App marketers are twice as likely to count user acquisition as a goal than engaging and retaining their existing user base (70% and 35%, respectively), according to a survey from InMobi [download page]. But focusing their marketing on acquisition may be ignoring their greatest challenge: user retention.
Indeed, user retention and engagement emerges as the most widely cited challenge for app marketers, by 55%. That’s to be expected, given that almost two-thirds (63%) of app users will become inactive within 30 days after downloading an app.
Another significant – and related – challenge is that app installs don’t translate into high lifetime value users.
Acquisition remains difficult also, of course, in a crowded market. Half of the InMobi survey respondents reported that app discovery is harder than ever before, and 41% pointed to the rising cost of user acquisition. (Learn how and why users download apps here.) Recent comScore data indicates that half of smartphone users don’t download any apps in a typical month, and that half of smartphone app time is spent with users’ single favorite app.
As it stands, then, both discovery and retention are very difficult propositions for app marketers.
In-App Ads the Primary Monetization Model
App marketers continue to use in-app advertising (61%) to a greater extent than in-app purchases (45%), per the report. That tracks with recent research from AdColony, which found that the top-grossing mobile app publishers tend to derive more revenues from advertising than from in-app purchases (IAPs) and other sources.
For user acquisition, marketers tend to rely most on banner ads and native ads, though video ads are gaining traction due to a perception of greater effectiveness.
There are some issues to contend with surrounding in-app ads, too: attribution heads that list (48%), followed by ad fraud (41%) and ad blocking (36%).
As regards fraud, 70% see it as a serious problem that ad networks must do more to address, and 61% feel that the industry hasn’t done enough to combat the problem.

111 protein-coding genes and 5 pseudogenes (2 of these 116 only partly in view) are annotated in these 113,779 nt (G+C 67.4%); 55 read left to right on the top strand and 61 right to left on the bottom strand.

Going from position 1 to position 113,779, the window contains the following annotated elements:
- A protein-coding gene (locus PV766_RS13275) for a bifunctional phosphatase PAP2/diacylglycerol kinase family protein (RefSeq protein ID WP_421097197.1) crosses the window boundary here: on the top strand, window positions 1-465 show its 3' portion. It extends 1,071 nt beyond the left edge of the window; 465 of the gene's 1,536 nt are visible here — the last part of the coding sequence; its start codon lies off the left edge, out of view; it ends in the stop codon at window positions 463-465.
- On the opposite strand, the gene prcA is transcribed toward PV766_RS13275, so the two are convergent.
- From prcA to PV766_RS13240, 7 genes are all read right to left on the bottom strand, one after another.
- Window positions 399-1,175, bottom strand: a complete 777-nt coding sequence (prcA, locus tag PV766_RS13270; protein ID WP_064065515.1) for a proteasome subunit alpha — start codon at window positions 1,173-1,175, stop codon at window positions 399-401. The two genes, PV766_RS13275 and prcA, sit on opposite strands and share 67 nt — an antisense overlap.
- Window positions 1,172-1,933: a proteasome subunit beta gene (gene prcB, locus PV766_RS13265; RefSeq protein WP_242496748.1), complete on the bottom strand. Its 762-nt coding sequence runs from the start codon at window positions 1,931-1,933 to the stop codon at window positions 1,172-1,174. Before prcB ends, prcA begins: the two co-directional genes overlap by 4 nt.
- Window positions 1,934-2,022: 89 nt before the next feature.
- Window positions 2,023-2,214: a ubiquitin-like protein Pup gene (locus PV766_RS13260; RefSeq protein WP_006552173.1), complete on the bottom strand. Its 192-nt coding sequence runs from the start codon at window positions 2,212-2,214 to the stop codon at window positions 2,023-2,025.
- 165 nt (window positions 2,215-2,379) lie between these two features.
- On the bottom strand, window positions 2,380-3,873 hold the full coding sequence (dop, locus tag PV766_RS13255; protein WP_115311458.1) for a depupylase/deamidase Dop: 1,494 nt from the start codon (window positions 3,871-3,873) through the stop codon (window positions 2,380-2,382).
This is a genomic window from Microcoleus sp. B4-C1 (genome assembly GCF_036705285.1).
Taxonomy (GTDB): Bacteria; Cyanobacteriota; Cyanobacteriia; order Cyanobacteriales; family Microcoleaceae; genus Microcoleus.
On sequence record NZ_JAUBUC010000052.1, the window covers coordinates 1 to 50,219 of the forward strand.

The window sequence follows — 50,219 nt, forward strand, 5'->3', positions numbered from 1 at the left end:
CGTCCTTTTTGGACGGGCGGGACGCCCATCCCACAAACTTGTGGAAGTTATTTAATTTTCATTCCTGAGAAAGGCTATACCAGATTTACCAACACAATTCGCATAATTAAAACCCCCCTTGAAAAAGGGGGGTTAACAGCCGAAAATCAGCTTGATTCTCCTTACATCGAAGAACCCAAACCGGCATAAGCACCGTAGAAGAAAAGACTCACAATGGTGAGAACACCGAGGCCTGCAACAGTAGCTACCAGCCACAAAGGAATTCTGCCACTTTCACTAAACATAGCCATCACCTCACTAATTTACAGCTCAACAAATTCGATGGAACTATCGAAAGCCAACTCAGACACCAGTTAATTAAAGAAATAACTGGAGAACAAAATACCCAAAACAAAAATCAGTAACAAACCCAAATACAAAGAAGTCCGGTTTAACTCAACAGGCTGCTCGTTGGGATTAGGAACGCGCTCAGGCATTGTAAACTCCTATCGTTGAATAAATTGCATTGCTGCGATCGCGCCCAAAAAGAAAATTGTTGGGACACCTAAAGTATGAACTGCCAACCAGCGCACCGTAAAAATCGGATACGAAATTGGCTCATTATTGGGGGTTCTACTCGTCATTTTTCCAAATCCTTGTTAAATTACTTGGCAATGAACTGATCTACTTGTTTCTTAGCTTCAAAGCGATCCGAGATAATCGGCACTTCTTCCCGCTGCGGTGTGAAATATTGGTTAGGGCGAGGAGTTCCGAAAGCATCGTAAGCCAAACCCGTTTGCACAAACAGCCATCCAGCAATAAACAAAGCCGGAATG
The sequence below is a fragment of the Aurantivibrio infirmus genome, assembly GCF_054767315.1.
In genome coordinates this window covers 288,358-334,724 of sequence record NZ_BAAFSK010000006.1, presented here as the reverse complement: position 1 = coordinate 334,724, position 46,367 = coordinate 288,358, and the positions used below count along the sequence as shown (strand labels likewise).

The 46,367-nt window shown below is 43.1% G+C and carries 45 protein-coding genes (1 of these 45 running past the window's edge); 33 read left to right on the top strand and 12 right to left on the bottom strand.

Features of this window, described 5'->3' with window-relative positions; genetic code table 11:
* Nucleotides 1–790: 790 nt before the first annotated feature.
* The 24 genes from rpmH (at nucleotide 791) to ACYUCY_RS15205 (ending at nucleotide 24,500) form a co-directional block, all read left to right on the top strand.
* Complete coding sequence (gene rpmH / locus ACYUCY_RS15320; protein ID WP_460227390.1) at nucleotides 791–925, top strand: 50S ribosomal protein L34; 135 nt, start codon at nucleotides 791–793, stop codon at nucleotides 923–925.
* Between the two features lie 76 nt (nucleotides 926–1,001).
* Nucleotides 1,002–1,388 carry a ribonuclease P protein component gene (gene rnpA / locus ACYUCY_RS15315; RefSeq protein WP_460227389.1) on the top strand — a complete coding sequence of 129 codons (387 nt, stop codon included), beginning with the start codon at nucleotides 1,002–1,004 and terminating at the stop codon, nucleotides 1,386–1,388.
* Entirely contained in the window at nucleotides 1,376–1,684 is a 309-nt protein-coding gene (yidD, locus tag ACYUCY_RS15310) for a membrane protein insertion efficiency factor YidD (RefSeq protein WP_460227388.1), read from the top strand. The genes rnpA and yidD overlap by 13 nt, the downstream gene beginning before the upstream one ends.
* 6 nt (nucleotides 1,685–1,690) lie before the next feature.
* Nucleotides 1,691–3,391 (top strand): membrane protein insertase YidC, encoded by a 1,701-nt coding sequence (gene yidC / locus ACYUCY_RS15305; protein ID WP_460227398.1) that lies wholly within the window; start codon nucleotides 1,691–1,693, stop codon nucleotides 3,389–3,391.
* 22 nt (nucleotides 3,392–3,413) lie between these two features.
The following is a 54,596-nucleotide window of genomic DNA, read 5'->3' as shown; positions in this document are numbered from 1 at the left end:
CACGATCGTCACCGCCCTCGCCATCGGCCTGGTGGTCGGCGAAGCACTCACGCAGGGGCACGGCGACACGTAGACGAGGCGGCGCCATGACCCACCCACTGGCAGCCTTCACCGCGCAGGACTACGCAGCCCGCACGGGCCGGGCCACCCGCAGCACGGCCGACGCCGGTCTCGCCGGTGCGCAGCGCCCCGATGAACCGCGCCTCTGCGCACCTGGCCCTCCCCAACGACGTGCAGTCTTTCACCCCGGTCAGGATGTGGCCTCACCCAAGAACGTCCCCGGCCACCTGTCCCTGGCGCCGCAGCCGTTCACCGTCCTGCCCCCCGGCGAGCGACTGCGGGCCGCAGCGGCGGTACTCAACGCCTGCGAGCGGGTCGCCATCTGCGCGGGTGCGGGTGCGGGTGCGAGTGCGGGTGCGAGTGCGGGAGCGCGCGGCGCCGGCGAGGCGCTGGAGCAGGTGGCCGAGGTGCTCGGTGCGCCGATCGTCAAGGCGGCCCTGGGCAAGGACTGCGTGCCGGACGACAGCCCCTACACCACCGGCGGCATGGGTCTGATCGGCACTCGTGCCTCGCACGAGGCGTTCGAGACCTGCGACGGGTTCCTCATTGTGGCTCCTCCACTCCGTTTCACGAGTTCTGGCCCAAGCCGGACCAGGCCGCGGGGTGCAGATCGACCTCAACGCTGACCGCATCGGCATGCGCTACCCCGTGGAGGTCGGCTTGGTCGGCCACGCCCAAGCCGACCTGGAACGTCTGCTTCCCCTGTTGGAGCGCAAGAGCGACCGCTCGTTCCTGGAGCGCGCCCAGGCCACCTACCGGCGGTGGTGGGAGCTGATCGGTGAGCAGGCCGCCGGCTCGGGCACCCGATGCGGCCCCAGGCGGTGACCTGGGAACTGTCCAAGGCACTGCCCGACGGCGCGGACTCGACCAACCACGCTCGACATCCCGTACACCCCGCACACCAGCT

The most common ad fraud issue encountered, by far, is invalid traffic by bots and scripts. To minimize fraud’s impact, marketers are partnering with trusted ad network, per the report’s findings.
Remarketing Becoming More Popular?
Remarketing currently is something of an afterthought in app marketing budgets, with almost half of marketers surveyed allocating 5% or less of their budgets to this practice. The cost is the chief inhibition – with half saying that it’s too expensive.
However, there are signs that remarketing might be on the upswing: although only one-third (32%) currently run mobile in-app remarketing campaigns, another 39% plan to use them in the future.
In other highlights regarding remarketing:
- Almost three-quarters consider remarketing tactics to be at least somewhat successful;
- Average revenue per user (ARPU) and return on ad spend (ROAS) are the most popular KPIs used for measuring success; and
- Click-through (33%) as well as click and view-through (31%) methods are the most commonly-used attribution methods for remarketing, though almost one-third (31%) don’t know.
The full study is available for download here.
About the Data: The data is based on a global survey of 825 marketers, the vast majority of whom have been working in the mobile app industry from at least 3 years.